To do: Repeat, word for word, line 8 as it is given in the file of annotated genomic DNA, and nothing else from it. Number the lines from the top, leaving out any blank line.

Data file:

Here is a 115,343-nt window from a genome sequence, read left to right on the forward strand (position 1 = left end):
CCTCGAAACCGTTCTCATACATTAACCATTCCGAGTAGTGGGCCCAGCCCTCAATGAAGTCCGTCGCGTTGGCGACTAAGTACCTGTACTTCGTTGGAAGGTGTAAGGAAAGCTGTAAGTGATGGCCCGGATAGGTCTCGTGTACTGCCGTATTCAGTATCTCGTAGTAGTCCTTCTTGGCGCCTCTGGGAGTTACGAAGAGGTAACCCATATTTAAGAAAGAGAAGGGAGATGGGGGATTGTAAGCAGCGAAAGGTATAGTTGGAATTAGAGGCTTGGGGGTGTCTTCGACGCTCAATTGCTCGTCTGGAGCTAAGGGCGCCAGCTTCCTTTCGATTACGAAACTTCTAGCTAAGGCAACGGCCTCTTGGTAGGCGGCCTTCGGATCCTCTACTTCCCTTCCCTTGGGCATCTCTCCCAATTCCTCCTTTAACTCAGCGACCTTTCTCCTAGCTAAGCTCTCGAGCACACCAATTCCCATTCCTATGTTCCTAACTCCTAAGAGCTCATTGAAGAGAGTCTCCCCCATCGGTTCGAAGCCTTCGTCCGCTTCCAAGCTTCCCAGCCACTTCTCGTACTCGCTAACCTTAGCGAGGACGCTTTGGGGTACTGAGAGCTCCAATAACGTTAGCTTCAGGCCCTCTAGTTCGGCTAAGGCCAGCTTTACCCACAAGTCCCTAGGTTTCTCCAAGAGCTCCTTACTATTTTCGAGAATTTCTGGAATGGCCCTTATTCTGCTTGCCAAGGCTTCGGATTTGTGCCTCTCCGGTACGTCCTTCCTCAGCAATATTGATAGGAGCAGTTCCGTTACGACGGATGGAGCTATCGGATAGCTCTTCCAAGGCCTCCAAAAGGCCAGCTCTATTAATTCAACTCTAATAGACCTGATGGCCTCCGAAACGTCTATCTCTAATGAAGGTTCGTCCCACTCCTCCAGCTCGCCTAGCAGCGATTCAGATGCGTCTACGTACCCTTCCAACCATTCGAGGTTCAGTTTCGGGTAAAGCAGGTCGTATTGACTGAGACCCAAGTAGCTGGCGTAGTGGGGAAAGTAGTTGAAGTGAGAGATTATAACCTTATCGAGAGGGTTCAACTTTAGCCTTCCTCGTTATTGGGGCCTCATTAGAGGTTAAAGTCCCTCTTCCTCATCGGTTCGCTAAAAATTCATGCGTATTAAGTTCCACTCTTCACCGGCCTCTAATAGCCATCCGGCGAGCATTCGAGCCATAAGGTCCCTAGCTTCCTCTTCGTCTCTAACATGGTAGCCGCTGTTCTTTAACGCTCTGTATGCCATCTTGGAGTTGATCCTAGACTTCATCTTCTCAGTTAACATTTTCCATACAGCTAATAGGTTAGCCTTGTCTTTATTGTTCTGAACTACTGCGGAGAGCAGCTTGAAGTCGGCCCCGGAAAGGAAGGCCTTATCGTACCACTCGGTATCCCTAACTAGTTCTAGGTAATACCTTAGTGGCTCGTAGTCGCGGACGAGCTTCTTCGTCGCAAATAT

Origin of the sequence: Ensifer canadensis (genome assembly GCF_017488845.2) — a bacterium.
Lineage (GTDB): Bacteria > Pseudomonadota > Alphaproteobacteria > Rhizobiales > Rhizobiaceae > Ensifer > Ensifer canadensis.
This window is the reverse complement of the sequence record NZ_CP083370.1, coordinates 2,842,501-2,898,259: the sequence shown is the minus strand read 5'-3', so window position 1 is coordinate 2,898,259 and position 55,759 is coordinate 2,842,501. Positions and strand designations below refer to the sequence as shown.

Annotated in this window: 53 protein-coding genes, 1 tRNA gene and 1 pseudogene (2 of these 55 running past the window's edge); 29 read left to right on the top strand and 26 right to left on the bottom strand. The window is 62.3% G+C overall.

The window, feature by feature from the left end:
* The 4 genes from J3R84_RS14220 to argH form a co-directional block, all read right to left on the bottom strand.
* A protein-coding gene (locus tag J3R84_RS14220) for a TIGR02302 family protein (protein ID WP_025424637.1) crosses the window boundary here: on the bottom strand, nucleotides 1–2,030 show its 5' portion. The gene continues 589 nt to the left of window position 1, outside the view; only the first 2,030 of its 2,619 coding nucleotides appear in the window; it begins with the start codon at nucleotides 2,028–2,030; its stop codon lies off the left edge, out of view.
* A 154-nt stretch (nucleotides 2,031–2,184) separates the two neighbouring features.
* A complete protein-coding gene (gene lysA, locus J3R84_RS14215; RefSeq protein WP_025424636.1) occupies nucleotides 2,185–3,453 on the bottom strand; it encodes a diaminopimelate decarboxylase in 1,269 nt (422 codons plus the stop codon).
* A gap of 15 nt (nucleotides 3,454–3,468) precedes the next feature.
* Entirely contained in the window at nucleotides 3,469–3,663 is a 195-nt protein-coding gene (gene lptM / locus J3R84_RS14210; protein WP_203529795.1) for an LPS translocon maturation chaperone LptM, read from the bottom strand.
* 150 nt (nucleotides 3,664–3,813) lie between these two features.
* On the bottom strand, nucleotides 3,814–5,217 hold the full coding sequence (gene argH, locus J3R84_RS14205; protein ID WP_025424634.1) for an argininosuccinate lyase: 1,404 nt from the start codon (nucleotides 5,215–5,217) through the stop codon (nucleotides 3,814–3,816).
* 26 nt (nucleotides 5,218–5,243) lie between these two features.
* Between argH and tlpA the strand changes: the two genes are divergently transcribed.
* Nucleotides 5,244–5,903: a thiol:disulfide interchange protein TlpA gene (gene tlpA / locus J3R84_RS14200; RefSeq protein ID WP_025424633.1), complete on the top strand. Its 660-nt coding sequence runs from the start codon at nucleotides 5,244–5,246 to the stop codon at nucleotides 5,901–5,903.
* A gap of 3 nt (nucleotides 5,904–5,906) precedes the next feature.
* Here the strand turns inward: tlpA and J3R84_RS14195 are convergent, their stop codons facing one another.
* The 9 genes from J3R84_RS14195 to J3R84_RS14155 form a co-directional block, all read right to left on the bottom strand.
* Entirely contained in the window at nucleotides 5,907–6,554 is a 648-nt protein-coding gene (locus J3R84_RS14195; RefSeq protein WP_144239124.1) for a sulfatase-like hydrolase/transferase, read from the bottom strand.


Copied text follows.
* The 4 genes from J3R84_RS14220 to argH form a co-directional block, all read right to left on the bottom strand.